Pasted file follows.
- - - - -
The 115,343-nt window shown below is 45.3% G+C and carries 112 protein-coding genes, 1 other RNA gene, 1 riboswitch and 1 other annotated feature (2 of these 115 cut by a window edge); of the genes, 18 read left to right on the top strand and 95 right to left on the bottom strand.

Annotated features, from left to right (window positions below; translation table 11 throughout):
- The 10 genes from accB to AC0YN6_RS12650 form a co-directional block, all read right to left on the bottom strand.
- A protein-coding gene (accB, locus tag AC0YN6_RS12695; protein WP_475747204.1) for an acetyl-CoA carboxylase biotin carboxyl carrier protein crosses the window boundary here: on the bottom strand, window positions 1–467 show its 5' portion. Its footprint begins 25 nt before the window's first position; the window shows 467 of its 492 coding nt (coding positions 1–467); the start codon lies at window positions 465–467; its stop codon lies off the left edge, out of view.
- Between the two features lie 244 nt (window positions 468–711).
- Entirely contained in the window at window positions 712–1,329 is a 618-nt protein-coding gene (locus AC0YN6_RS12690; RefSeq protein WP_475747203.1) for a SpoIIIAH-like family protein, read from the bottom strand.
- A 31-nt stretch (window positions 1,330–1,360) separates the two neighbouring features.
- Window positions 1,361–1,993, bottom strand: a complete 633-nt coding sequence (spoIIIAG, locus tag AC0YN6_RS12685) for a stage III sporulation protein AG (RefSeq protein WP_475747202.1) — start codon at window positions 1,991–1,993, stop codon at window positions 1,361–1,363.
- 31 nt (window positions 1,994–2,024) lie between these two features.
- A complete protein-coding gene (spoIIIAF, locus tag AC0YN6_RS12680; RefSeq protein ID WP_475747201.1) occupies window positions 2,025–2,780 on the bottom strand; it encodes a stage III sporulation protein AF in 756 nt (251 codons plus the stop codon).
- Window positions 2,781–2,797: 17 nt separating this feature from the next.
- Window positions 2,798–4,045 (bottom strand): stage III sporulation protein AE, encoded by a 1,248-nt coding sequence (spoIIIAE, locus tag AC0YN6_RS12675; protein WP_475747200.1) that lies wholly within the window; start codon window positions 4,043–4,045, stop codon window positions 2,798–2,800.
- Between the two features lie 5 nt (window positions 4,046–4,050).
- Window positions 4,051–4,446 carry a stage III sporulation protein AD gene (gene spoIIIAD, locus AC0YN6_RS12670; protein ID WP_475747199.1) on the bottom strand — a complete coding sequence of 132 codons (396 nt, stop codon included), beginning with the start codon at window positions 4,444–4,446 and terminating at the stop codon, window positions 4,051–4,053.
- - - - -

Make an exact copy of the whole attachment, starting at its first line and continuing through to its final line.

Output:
The 115,343-nt window shown below is 45.3% G+C and carries 112 protein-coding genes, 1 other RNA gene, 1 riboswitch and 1 other annotated feature (2 of these 115 cut by a window edge); of the genes, 18 read left to right on the top strand and 95 right to left on the bottom strand.

Annotated features, from left to right (window positions below; translation table 11 throughout):
- The 10 genes from accB to AC0YN6_RS12650 form a co-directional block, all read right to left on the bottom strand.
- A protein-coding gene (accB, locus tag AC0YN6_RS12695; protein WP_475747204.1) for an acetyl-CoA carboxylase biotin carboxyl carrier protein crosses the window boundary here: on the bottom strand, window positions 1–467 show its 5' portion. Its footprint begins 25 nt before the window's first position; the window shows 467 of its 492 coding nt (coding positions 1–467); the start codon lies at window positions 465–467; its stop codon lies off the left edge, out of view.
- Between the two features lie 244 nt (window positions 468–711).
- Entirely contained in the window at window positions 712–1,329 is a 618-nt protein-coding gene (locus AC0YN6_RS12690; RefSeq protein WP_475747203.1) for a SpoIIIAH-like family protein, read from the bottom strand.
- A 31-nt stretch (window positions 1,330–1,360) separates the two neighbouring features.
- Window positions 1,361–1,993, bottom strand: a complete 633-nt coding sequence (spoIIIAG, locus tag AC0YN6_RS12685) for a stage III sporulation protein AG (RefSeq protein WP_475747202.1) — start codon at window positions 1,991–1,993, stop codon at window positions 1,361–1,363.
- 31 nt (window positions 1,994–2,024) lie between these two features.
- A complete protein-coding gene (spoIIIAF, locus tag AC0YN6_RS12680; RefSeq protein ID WP_475747201.1) occupies window positions 2,025–2,780 on the bottom strand; it encodes a stage III sporulation protein AF in 756 nt (251 codons plus the stop codon).
- Window positions 2,781–2,797: 17 nt separating this feature from the next.
- Window positions 2,798–4,045 (bottom strand): stage III sporulation protein AE, encoded by a 1,248-nt coding sequence (spoIIIAE, locus tag AC0YN6_RS12675; protein WP_475747200.1) that lies wholly within the window; start codon window positions 4,043–4,045, stop codon window positions 2,798–2,800.
- Between the two features lie 5 nt (window positions 4,046–4,050).
- Window positions 4,051–4,446 carry a stage III sporulation protein AD gene (gene spoIIIAD, locus AC0YN6_RS12670; protein ID WP_475747199.1) on the bottom strand — a complete coding sequence of 132 codons (396 nt, stop codon included), beginning with the start codon at window positions 4,444–4,446 and terminating at the stop codon, window positions 4,051–4,053.